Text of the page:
The law relating to executory contracts in South Africa during business–rescue proceedings

JurisdictionSouth Africa
AuthorClement Marumoagae
Citation(2017) 3(2) JCCL&P 31
Date16 August 2019
Published date16 August 2019
Senior Lecturer, University of the Witwatersrand, School of Law
This paper discusses section 136(2)(a) of the Companies Act 71
of 2008 in relation to executory contracts that a company, placed
under business rescue, is party to. It evaluates the business–rescue
practitioner’s authority to cancel or suspend obligations arising
from these executory contracts after the commencement of these
proceedings. This paper highlights the dangers related to the Business
Rescue Practitioner’s broad discretion afforded by this section. It is
argued that there was no need to differentiate between the common–
law powers of the trustees and liquidators and the statutory powers
of the business–recue practitioner regarding executory contracts.
It further illustrates that there are no useful guidelines on how the
business–rescue practitioner ought to exercise his or her discretion
when deciding to either suspend or cancel certain obligations arising
from executory contracts that companies under business rescue are
party to.
It is an economic imperative for companies to operate on a profitable
basis.1 Apart from better returns for its investors, a company that is
a going concern is able to contribute meaningfully to the economy
through income tax, as well as through the creation and preservation
of employment. In 2004, the South African Department of Trade and
1 See Oakdene Square Properties (Pty) Ltd & others v Farm Bothasfontein (Kyalami) (Pty)
Ltd & others 2012 (3) SA 273 (GSJ) para 12, where it was correctly held that ‘[t]
he general philosophy permeating through the business rescue provisions is the
recognition of the value of thebusinessas a going concern rather than the juristic
person itself. Hence the name “businessrescue” and not “companyrescue”. This
is in line with the modern trend in rescue regimes. It attempts to secure and
balance the opposing interests of creditors, shareholders and employees’.
(2017) 3(2) JCCL&P 31
© Juta and Company (Pty) Ltd
Industry observed that it was almost impossible to rescue companies
due to the legislative corporate–rescue procedure of the time, which
was rarely used and which even more rarely resulted in the successful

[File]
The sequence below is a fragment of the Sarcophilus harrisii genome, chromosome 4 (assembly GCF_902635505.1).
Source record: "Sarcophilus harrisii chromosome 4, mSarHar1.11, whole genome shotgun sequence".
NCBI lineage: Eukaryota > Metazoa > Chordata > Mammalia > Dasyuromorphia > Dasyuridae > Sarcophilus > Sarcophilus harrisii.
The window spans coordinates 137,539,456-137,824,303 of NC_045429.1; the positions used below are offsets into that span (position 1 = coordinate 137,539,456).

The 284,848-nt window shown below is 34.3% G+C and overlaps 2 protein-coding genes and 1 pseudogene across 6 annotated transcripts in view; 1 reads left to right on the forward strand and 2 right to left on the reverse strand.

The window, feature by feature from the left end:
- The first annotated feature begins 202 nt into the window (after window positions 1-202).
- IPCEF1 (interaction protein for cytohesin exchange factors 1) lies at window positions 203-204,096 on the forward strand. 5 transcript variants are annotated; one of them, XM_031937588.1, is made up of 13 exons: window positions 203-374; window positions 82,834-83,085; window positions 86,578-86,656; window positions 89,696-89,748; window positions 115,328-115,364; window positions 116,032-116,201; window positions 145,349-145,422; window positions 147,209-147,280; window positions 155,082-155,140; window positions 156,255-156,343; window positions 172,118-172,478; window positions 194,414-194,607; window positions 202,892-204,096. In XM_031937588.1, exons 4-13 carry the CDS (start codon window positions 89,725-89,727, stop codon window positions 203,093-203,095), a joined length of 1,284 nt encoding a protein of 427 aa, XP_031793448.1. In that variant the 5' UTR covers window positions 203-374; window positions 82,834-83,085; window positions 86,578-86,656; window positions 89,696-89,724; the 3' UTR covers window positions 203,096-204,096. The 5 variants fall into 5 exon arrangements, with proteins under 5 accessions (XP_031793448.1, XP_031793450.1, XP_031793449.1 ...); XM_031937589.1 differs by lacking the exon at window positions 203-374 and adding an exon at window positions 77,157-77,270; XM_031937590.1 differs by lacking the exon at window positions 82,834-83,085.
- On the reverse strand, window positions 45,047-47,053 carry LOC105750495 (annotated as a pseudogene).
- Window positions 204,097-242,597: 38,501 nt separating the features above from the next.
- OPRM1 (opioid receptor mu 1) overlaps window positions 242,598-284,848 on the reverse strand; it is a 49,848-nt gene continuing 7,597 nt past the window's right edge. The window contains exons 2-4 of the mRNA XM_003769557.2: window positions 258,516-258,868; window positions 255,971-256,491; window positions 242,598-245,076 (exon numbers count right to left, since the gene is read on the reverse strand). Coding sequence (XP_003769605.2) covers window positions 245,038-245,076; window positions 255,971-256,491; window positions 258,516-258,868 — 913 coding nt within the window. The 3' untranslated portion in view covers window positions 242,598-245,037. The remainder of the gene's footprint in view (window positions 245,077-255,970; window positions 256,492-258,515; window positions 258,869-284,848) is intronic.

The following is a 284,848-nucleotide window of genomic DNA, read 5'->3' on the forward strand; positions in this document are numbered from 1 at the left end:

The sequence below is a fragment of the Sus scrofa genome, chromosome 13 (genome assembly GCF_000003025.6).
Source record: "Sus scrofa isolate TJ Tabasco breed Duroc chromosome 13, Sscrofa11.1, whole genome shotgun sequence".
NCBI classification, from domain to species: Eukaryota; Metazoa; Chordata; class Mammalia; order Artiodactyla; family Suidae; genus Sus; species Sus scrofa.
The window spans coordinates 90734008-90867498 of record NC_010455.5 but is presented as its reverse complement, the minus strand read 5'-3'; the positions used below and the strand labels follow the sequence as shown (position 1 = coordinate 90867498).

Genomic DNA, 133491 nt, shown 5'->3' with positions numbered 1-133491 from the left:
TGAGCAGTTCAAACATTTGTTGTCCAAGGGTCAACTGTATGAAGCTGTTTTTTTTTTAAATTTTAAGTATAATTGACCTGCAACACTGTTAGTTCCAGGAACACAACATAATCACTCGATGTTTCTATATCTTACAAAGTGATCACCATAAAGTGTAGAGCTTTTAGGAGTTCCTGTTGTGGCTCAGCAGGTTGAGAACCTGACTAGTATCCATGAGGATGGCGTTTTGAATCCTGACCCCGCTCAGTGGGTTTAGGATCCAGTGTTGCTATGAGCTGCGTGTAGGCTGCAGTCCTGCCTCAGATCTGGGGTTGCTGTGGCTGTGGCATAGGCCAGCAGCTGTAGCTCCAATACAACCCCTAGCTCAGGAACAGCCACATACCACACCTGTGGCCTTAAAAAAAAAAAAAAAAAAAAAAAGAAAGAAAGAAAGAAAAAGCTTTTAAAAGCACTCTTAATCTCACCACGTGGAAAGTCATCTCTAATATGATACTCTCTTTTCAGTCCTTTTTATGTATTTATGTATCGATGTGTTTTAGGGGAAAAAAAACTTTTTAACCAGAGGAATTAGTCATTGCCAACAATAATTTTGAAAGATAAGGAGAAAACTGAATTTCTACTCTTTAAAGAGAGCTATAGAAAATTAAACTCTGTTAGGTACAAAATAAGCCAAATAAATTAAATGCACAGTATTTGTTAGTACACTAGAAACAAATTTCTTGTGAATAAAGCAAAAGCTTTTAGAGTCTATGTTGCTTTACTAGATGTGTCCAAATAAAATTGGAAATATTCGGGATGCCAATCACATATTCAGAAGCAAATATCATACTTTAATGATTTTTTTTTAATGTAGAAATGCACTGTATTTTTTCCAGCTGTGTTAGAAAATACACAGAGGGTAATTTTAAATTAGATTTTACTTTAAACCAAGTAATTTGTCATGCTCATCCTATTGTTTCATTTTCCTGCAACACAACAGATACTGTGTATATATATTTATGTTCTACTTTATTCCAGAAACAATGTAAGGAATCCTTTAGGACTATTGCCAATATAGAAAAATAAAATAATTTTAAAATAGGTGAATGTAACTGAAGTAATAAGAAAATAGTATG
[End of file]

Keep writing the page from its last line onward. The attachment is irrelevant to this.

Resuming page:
rescue of companies.2 In 2008, the Legislature promulgated the new
Companies Act3 (‘2008 Companies Act’), which contains a detailed
process for the rescue of companies.4 Since the enactment of this
Act, there has been adequate judicial and academic commentary and
pronouncements on, among others, the difference between business
rescue and judicial management;5 the impact of business rescue
on creditors;6 the effectiveness of the business–rescue procedure;7
the remuneration of business–rescue practitioners;8 the duties and
functions of the business rescue practitioner;9 and the regulation —
or lack thereof — of business–rescue practitioners.10 It is surprising
that even though much has been written in this area of corporate
insolvency law, not much has been written in relation to executory
contracts, which the business–rescue practitioner is expected to deal
with once he or she assumes office.
South African courts are yet to determine the parameters of the
authority of the business–rescue practitioner in terms of section
2 The Department of Trade and Industry ‘South African Company Law for the 21st
Century Guidelines for Corporate Law Reform’ (May 2004) at 45 available at http://
pdf, accessed on 23 March 2018.
3 71 of 2008.
4 Chapter 6 of the 2008 Companies Act.
5 See Merchant West Working Capital Solutions (Pty) LTD v Advanced Technologies and
Engineering Company (Pty) Ltd & another [2013] ZAGPJHC 109 (10 May 2013). See,
also, C Lamprecht ‘Business rescue replacing judicial management: An assessment
of the extent of problems solved’ (2008) 22 South African Journal of Accounting
Research 184; and E Levenstein An Appraisal of the New South African Business Rescue
Procedure (unpublished LLD thesis, University of Pretoria, 2016) 53.
6 Tuna v Pioneer Foods (Pty) Limited [2016] ZAGPJHC 298 (18 November 2016); and
Oakdene Square Properties (Pty) Ltd & others v Farm Bothasfontein (Kyalami) (Pty) Ltd
& others 2013 (4) SA 539 (SCA). See, also, Richard S Bradstreet ‘Business rescue
proves to be creditor–friendly: CJ Claassen J’s analysis of the new business rescue
procedure in Oakdene Square Properties: notes’ (2013) 130 SALJ 44.
7 Anneli Loubser ‘The business rescue proceedings in the Companies Act of 2008:
Concerns and questions (Part 1)’ 2010 TSAR 501; and ‘The business rescue
proceedings in the Companies Act of 2008: Concerns and questions (Part 2)’ 2010
TSAR 689.
8 Diener NO v Minister of Justice & others [2018] 1 All SA 317 (SCA).
9 Collard v Jatara Connect (Pty) Ltd & others [2017] ZAWCHC 45 (14 March 2017);
and Absa Bank Limited v Caine NO & another, In Re; Absa Bank Limited v Caine NO
& another [2014] ZAFSHC 46 (2 April 2014).
10 See Rezen Papaya ‘Are business rescue practitioners adequately regulated?’
(2014) Dec De Rebus 29; PJ Veldhuizen ‘Regulation and control of business-
rescuepractitioners: Is there a suitable legal framework’ (2015) 6(4) Business Tax
and Company Law Quarterly 24; and Richard Bradstreet ‘The leak in the Chapter 6
lifeboat: Inadequateregulationof businessrescue practitionersmay adversely af-
fect lenders’ willingness and the growth of the economy’ (2010) 22 SA Merc LJ 195.
© Juta and Company (Pty) Ltd

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